By David Dawson
Contributing Writer, B&R

170313jim-henry-bookNASHVILLE — As those who have spent their lives in the ministry can attest, the phrase “retired pastor” is often a misnomer, perhaps even an oxymoron.

That is certainly the case for Nashville native and former Tennessee Baptist pastor (Two Rivers Baptist Church, Nashville) Jim Henry.

The former president of the Southern Baptist Convention and pastor of First Baptist Church, Orlando, Henry definitely hasn’t been sitting around with his feet propped up since his retirement in 2006 — unless it was sitting in airports or vehicles getting to his next assignment. 

“I’m busier now than I’ve ever been,” said Henry, before adding with a laugh, “or maybe it just takes me longer to get everything done. (It’s) one of the two.”

Joking aside, Henry has indeed maintained a hectic pace throughout the past decade. He has served as a transitional pastor before taking on his current role as the senior pastor  of a rapidly-growing congregation at Downtown Baptist Church Orlando three years ago. (Before moving Orlando’s First Baptist Church to its present site, Henry had pastored in the Downtown Baptist location. The church is now experiencing new growth, with many millennials preparing to live closer to their downtown jobs.)

Henry also recently completed an autobiography — entitled Son of a Gunn — which was published last month.

“I didn’t retire, I was redeployed,” he said. Henry noted he recently crunched some of the numbers and realized just how loaded his schedule has been: “I looked back over the last two years, and I figured out that I’d preached or ministered in 90 out of 93 weeks.”

When Henry does have any “free” time, he often spends it doing something he is passionate about — but it isn’t fishing or playing golf. Rather, Henry is passionate about encouraging and supporting deacons by leading conferences across the nation. He has led three conferences for the Tennessee Baptist Mission Board since January and has one more on March 25 at Sevier Heights Baptist Church, Knoxville.

“I just love it,” said Henry about leading the deacons conferences.  “I feel a special anointing on it. I don’t know what it is except the Holy Spirit.”

Henry said deacons have impacted and shaped his career in countless ways, and he is delighted when he can provide encouragement for them.

“(When the) deacons and the pastor get along, the church can really go forward,” he said.

As for his recently published autobiography, Henry said writing the book enabled him to count his blessings all over again.

“Junior Hill and Jerry Vines — who wrote their autobiographies — told me ‘You’ll get more out of (writing the book) than the people who read it will, because you’ll look over your shoulder and see the goodness and faithfulness of God.’ And that’s exactly the way it’s happened. … My biggest problem was what to leave out. I just kept saying, I need to put this in and take that out. So that the biggest challenge I had, I think, was what to take out and what to put in. I felt like I left out so many things, so many wonderful experiences of the Lord’s grace. I hope there’s enough in there that it will be a blessing.”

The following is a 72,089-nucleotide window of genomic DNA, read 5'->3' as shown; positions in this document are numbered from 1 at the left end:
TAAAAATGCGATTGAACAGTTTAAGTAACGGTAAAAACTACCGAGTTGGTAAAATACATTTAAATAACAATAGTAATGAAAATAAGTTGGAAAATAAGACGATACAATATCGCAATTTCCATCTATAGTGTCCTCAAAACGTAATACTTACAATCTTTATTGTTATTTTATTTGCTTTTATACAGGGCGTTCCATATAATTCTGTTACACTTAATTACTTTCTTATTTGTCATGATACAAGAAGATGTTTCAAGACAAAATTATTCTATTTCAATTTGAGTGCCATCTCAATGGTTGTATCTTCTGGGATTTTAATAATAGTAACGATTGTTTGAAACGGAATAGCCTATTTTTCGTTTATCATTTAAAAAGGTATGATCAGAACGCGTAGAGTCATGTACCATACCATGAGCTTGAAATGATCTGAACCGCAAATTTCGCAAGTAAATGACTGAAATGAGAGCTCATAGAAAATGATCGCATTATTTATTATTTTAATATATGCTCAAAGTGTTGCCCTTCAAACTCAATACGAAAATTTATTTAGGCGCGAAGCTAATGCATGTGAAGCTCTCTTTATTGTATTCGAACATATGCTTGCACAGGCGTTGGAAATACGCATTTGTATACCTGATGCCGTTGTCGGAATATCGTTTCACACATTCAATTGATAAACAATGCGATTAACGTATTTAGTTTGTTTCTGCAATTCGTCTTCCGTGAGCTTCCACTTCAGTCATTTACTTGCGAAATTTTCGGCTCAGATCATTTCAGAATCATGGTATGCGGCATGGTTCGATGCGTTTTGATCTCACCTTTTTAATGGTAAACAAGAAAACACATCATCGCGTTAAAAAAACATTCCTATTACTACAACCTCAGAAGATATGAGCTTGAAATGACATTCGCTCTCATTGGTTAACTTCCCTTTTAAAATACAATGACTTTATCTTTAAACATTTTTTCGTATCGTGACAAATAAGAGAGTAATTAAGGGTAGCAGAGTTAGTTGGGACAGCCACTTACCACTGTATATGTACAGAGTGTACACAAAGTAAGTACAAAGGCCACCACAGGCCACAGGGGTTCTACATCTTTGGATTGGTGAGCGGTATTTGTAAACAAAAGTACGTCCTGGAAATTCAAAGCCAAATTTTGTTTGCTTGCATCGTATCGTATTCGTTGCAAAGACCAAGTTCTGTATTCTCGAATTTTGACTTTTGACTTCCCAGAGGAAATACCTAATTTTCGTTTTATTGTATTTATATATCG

Even while writing the book, Henry maintained his typically hectic schedule.

For the record, Henry doesn’t seem to have plans of slowing down any time soon.

“It’s been a wonderful run and God had given me a word (about it),” said Henry. “One day in the Scriptures, it seems like his word just jumped out to me in Psalms: He says ‘you’ll teach this generation, you’ll blossom like a fig tree, you’ll grow like the cedars of Lebanon in the house of the Lord, you’ll bear fruit in old age, you’ll be fresh and green, proclaiming the Lord is my rock, the Lord is righteous and there’s no unrighteousness in Him.’ And when I read that, I said, ‘Lord, I know that’s for everybody, but I’m especially claiming it for me. If You’ll give me extended life, I’d like to encourage churches and pastors.’ ” Henry added, “And that’s exactly what He’s done.”

So, for now, retirement — in the truer sense — is simply on hold for “Bro. Jim.”  And perhaps it always will be.


Henry Also Gives Tips for Revitalization

NASHVILLE — Jim Henry, former president of the Southern Baptist Convention, says that one of the most fulfilling aspects of his work in the ministry is seeing the revitalization of churches and watching congregations reach their potential.

Below, Henry has outlined some keys to revitalizing the church body, including some of the most important factors that have led to growth at Downtown Baptist Church Orlando, where he is currently the senior pastor:

(1)                   The willingness of the people to follow. “The church has to have a sense of mission. There has to be an understanding that God has put the church here for the Light to shine; that’s why we’re here.”

(2)                   Understanding the DNA of the church. “Any church, wherever it is, has to understand who they are. Understanding the kind of people you can reach is also important.”

(3)                   Be patient. “It’s not just going to take off all of a sudden. You have to dig in for the long haul. It’s about teaching the people to keep working and keep praying.”

(4)                   Building a team. “I have found that if you get competent, dedicated people who have a heart for it, you can jump in there and get things done. It’s about having a team with a mission, who have spiritual giftedness, and talent.  It’s like the old adage, ‘If you get the right person, on the right seat on the bus, going the right direction, you can go a long way.’ ”

(5)                   Be generous. “At Downtown Baptist Church Orlando, we said we were going  to put the Lord above ourselves and be givers and be a generous church.”

(6)                   The sovereignty and providence of God. “This is the biggest thing. The church is His work. … It’s wonderful how God works.”